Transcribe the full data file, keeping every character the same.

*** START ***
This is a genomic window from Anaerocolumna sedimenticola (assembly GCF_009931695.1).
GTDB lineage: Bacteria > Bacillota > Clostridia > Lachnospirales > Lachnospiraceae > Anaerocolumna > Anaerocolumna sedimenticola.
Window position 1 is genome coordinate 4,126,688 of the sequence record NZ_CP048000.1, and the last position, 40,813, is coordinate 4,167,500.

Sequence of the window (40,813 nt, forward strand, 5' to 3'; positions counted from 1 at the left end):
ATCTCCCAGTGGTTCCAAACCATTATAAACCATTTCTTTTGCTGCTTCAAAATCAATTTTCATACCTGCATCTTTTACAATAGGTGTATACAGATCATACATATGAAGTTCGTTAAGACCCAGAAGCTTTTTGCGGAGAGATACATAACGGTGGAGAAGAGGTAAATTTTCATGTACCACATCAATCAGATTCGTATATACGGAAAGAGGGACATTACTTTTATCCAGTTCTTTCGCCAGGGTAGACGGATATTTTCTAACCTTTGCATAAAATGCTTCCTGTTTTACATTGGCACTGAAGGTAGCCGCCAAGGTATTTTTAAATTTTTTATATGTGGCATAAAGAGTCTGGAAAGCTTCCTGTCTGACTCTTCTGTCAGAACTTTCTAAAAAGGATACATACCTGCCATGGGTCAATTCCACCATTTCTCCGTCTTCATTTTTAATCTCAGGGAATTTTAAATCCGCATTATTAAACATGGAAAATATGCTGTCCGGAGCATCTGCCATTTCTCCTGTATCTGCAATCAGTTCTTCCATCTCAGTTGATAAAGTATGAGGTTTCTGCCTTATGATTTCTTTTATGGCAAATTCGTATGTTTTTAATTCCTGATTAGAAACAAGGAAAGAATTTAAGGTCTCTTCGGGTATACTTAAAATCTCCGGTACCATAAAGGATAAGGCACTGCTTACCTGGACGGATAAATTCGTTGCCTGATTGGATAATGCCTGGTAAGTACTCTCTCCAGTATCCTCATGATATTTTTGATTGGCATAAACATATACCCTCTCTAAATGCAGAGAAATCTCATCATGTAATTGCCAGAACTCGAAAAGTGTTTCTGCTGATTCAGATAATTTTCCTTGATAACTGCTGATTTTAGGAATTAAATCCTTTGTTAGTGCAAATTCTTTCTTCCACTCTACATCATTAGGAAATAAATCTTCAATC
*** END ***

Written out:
This is a genomic window from Anaerocolumna sedimenticola (assembly GCF_009931695.1).
GTDB lineage: Bacteria > Bacillota > Clostridia > Lachnospirales > Lachnospiraceae > Anaerocolumna > Anaerocolumna sedimenticola.
Window position 1 is genome coordinate 4,126,688 of the sequence record NZ_CP048000.1, and the last position, 40,813, is coordinate 4,167,500.

Sequence of the window (40,813 nt, forward strand, 5' to 3'; positions counted from 1 at the left end):
ATCTCCCAGTGGTTCCAAACCATTATAAACCATTTCTTTTGCTGCTTCAAAATCAATTTTCATACCTGCATCTTTTACAATAGGTGTATACAGATCATACATATGAAGTTCGTTAAGACCCAGAAGCTTTTTGCGGAGAGATACATAACGGTGGAGAAGAGGTAAATTTTCATGTACCACATCAATCAGATTCGTATATACGGAAAGAGGGACATTACTTTTATCCAGTTCTTTCGCCAGGGTAGACGGATATTTTCTAACCTTTGCATAAAATGCTTCCTGTTTTACATTGGCACTGAAGGTAGCCGCCAAGGTATTTTTAAATTTTTTATATGTGGCATAAAGAGTCTGGAAAGCTTCCTGTCTGACTCTTCTGTCAGAACTTTCTAAAAAGGATACATACCTGCCATGGGTCAATTCCACCATTTCTCCGTCTTCATTTTTAATCTCAGGGAATTTTAAATCCGCATTATTAAACATGGAAAATATGCTGTCCGGAGCATCTGCCATTTCTCCTGTATCTGCAATCAGTTCTTCCATCTCAGTTGATAAAGTATGAGGTTTCTGCCTTATGATTTCTTTTATGGCAAATTCGTATGTTTTTAATTCCTGATTAGAAACAAGGAAAGAATTTAAGGTCTCTTCGGGTATACTTAAAATCTCCGGTACCATAAAGGATAAGGCACTGCTTACCTGGACGGATAAATTCGTTGCCTGATTGGATAATGCCTGGTAAGTACTCTCTCCAGTATCCTCATGATATTTTTGATTGGCATAAACATATACCCTCTCTAAATGCAGAGAAATCTCATCATGTAATTGCCAGAACTCGAAAAGTGTTTCTGCTGATTCAGATAATTTTCCTTGATAACTGCTGATTTTAGGAATTAAATCCTTTGTTAGTGCAAATTCTTTCTTCCACTCTACATCATTAGGAAATAAATCTTCAATC